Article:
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Todd Curley v. Shirley R. Moore Smeal (Acting Secretary of Corrections)

March 14, 2012


The opinion of the court was delivered by: Dan Pellegrini, President Judge

Submitted: February 24, 2012



Before this Court are two motions for judgment on the pleadings: one filed by Shirley R. Moore Smeal, Acting Secretary of Corrections; John Kerestes, Superintendent of the State Correctional Institution at Mahanoy (SCI-Mahanoy); and Joseph Nevis, from the Pennsylvania Department of Corrections Inmate Accounts (collectively, the Department), and the other filed by Edward Sandercock, Wayne County Clerk of Courts (Clerk of Courts), both in response to a petition for review filed by Todd Curley (Curley), an inmate, who alleges that the Department and the Clerk of Courts have been deducting funds from his personal inmate account for seven years without a sentencing court order. For the reasons that follow, we grant both the Department‟s and the Clerk of Court‟s motions for judgment on the pleadings.

On October 3, 2002, Curley pled nolo contendere to a charge of second-degree murder in the Wayne County Court of Common Pleas of the 22nd

Judicial District (trial court) and was sentenced to life in prison. His written sentencing order from the trial court did not state that he was sentenced to pay costs, fines or any other financial obligation. Curley did, however, complete a written guilty plea colloquy that was filed with the trial court in which he agreed to pay all costs of prosecution.*fn1 Curley was committed to the custody of the Department to serve his sentence at SCI-Mahanoy at which time the Clerk of Courts transmitted his sentencing order and several certificates of cost. The certificates itemized $16,045.73 in court costs and fees.

On November 5, 2002, pursuant to 42 Pa. C.S. §9728(b)(5)*fn2 (Act 84), the Department began making deductions from Curley‟s inmate account to satisfy the court costs itemized on the certificates of costs. In August 2004, Curley filed a petition for order to suspend or vacate fines, costs and restitutions in the trial court which the trial court dismissed. Approximately five-and-a-half years later, on December 28, 2009, Curley wrote to the Department regarding the deductions alleging that they should not have been made without a sentencing court order, and the deductions ceased while the Department looked into the matter. Curley subsequently filed an official inmate grievance with the Department, which the Department denied. From 2002 to 2009, the Department deducted 20 percent of all money from Curley‟s personal inmate account for a total of $5,140.64.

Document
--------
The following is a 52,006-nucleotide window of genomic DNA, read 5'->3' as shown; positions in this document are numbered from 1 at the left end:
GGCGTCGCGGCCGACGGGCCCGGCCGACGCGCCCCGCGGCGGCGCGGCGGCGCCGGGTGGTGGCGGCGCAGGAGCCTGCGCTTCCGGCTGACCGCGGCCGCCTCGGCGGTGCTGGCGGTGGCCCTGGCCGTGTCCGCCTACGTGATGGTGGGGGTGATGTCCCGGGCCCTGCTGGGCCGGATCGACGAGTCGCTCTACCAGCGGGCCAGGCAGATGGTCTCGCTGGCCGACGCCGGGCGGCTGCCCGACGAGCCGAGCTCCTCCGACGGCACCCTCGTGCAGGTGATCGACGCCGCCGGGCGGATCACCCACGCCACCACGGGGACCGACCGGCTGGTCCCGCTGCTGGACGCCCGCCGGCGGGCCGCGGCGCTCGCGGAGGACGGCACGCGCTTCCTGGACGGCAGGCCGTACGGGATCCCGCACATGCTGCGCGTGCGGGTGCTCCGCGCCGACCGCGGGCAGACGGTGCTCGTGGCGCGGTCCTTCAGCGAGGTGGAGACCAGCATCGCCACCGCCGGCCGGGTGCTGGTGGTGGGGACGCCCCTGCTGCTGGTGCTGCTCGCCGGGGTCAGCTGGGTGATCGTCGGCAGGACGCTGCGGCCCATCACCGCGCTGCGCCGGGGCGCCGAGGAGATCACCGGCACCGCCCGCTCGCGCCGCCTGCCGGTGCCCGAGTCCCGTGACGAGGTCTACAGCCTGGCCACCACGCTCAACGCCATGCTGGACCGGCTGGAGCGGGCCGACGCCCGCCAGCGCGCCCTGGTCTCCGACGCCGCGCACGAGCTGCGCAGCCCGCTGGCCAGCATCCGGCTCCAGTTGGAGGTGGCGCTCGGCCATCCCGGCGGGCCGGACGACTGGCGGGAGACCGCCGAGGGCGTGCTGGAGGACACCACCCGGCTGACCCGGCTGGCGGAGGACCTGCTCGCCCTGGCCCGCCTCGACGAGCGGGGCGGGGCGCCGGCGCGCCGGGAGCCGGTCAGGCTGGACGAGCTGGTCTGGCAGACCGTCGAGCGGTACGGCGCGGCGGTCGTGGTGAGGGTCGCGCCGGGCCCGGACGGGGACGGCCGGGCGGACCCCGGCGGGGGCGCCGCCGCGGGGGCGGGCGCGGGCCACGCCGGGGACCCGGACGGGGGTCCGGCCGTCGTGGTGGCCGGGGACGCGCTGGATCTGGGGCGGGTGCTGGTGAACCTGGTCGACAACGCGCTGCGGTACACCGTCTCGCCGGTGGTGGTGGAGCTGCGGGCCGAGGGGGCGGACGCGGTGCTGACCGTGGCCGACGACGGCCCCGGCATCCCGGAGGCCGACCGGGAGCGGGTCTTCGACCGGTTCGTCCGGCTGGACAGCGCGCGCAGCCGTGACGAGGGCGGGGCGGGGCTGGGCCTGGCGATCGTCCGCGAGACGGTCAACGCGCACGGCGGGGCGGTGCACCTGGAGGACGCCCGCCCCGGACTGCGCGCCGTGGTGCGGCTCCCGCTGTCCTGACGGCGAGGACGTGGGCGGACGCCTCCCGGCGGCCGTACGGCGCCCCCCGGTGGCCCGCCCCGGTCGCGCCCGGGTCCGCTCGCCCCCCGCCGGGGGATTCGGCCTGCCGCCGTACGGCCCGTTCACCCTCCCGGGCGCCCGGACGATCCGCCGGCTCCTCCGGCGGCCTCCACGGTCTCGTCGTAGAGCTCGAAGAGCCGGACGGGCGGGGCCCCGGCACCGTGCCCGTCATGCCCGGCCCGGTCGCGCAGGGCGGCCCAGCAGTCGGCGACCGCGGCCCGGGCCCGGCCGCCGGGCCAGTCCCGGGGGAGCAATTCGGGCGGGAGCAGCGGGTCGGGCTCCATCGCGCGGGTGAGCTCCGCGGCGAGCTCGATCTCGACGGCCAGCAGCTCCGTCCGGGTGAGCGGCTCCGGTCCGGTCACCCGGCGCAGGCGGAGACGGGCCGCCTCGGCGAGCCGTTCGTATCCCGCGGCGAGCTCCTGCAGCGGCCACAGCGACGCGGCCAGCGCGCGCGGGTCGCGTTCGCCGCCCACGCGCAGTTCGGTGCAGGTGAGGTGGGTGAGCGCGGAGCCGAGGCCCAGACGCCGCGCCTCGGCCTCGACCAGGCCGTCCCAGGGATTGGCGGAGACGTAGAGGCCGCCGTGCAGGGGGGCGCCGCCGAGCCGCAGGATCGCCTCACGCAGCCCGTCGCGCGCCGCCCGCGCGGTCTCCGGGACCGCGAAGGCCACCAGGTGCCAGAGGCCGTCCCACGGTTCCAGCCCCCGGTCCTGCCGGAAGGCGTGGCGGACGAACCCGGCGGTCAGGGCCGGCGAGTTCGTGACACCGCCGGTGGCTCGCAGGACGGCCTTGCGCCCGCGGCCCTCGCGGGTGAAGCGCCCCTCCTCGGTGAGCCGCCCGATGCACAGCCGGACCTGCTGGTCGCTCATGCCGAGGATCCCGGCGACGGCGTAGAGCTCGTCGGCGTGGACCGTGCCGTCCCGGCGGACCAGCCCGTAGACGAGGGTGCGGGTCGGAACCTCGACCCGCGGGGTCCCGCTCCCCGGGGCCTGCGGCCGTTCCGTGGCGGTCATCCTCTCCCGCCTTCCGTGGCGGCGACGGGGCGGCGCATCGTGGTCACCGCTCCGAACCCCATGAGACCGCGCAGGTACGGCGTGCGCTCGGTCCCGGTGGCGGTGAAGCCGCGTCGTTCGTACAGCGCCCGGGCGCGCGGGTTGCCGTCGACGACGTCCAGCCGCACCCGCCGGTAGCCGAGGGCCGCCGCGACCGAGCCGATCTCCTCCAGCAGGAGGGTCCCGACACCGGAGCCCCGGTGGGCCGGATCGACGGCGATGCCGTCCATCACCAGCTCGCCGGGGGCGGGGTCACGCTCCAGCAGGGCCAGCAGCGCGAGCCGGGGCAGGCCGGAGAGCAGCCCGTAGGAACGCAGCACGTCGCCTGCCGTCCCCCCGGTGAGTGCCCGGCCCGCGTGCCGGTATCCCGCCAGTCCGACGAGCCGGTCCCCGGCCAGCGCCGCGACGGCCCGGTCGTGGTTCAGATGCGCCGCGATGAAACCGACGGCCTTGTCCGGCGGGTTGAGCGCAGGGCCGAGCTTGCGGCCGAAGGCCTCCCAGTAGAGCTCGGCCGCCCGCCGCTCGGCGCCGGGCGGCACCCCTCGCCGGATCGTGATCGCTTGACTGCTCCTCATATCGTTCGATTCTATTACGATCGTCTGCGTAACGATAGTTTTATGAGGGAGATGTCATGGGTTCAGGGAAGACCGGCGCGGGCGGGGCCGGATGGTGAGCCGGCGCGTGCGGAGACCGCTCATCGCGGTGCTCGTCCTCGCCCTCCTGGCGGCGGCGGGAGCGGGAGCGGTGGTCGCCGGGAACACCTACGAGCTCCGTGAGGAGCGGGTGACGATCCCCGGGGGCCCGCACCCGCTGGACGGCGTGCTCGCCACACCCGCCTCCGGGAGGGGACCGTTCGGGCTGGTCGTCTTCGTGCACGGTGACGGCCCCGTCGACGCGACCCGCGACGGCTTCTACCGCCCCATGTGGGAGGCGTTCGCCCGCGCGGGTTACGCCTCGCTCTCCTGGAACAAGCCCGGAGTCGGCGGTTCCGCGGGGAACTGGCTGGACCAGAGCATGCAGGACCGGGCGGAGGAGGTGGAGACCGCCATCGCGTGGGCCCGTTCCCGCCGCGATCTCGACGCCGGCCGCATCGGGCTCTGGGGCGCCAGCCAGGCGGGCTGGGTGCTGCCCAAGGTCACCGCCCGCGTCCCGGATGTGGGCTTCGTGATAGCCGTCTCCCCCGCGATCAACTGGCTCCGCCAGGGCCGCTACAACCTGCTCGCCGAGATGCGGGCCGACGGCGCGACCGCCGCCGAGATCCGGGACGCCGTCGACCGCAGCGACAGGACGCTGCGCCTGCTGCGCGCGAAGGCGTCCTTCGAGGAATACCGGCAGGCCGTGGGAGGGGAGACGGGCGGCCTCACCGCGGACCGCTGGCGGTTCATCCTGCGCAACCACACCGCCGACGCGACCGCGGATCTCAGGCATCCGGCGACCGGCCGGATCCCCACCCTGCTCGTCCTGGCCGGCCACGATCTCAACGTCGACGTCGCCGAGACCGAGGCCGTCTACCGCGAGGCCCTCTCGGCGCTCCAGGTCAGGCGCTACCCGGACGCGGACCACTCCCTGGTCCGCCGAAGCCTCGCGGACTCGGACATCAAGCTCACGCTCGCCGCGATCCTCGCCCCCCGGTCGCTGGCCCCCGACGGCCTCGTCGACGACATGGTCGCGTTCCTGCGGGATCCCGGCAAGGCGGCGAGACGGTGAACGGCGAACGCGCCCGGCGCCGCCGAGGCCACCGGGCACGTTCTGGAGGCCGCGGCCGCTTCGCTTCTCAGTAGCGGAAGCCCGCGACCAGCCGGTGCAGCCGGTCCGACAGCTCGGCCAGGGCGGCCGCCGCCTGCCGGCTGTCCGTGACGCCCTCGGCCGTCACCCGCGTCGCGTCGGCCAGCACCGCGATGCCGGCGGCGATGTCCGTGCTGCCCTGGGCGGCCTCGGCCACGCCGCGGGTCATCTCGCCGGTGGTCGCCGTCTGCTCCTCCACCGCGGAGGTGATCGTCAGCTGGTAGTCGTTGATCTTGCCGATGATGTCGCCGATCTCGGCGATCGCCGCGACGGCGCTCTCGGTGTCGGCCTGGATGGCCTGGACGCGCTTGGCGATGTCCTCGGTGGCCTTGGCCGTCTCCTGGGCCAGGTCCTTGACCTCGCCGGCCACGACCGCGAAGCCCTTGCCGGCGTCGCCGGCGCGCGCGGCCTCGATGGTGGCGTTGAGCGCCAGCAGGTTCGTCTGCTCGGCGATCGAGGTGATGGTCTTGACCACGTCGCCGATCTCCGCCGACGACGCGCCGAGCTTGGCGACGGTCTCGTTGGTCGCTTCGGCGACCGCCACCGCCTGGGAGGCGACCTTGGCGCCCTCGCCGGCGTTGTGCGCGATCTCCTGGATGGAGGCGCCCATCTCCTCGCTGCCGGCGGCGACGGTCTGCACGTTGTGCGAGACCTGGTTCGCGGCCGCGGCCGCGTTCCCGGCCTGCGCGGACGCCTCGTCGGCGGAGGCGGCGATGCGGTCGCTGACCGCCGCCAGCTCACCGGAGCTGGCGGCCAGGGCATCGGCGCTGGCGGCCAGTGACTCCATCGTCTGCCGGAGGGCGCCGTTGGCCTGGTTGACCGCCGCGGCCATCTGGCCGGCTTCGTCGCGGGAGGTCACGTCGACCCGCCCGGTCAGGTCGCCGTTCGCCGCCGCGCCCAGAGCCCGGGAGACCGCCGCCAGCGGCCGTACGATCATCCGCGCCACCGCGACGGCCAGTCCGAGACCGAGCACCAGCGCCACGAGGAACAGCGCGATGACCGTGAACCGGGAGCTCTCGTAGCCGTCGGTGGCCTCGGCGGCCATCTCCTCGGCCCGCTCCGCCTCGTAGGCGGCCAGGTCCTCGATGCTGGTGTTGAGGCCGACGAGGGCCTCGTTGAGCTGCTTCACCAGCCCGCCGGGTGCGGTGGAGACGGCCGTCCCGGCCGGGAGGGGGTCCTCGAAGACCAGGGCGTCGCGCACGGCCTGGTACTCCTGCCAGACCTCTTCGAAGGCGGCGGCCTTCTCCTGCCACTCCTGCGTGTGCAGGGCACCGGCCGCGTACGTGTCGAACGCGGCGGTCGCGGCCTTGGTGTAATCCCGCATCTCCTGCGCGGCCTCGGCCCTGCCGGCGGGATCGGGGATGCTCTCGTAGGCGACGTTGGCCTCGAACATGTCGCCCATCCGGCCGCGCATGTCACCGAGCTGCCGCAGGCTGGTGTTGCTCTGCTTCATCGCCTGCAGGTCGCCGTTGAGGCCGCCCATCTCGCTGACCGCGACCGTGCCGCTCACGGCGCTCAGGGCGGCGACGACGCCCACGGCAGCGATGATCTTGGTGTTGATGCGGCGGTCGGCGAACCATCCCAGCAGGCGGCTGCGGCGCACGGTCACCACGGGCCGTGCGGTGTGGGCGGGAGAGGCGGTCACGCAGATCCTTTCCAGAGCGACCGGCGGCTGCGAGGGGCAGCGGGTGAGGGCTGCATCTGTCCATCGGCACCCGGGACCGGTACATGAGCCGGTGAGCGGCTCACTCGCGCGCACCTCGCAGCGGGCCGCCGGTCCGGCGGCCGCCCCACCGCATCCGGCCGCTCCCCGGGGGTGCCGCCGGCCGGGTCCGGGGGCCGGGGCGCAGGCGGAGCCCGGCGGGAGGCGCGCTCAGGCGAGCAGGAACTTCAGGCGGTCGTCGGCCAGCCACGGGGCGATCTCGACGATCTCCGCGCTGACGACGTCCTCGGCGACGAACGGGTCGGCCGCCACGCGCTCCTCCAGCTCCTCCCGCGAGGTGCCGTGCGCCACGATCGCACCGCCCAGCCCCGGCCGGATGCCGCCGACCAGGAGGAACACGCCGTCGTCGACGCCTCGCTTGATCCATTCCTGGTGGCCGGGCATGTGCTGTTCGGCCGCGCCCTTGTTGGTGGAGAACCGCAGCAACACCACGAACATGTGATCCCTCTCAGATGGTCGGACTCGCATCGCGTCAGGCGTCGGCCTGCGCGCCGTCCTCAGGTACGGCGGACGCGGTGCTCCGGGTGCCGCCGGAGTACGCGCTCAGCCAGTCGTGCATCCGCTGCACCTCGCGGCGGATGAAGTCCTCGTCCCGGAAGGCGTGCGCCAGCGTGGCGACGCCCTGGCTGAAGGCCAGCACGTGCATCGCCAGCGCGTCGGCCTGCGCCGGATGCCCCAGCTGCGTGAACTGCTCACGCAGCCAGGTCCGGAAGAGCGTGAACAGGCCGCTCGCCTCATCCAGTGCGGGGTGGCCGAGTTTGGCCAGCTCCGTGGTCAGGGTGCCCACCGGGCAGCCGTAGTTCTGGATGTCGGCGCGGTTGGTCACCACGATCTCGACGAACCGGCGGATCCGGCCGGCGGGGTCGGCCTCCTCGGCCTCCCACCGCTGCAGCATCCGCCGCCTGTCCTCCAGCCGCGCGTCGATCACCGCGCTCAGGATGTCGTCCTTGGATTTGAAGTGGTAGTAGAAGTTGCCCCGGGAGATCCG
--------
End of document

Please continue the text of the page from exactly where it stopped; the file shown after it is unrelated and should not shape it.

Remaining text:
After exhausting his administrative remedies, on February 7, 2011, Curley filed an amended petition for review in our original jurisdiction against the Department and the Clerk of Courts alleging that because the trial court never issued an order at his sentencing hearing directing him to pay any court costs, the Department illegally deducted those costs from his inmate account and the Clerk of Courts illegally assessed the money received from the Department and refused to return the money. Against the Department, he seeks a permanent injunction barring further deductions, a declaratory judgment that the Department acted without authority in making previous deductions and reimbursement for all deducted funds along with the costs of bringing this action. Against the Clerk of Courts, he seeks a declaratory judgment that the Clerk of Courts received and/or collected the money deducted from his account without authority and requests this Court to issue a permanent injunction to prevent the Clerk of Courts from accepting or collecting any money from the Department which has been deducted from his inmate account for the collection of fines, fees, costs and restitution.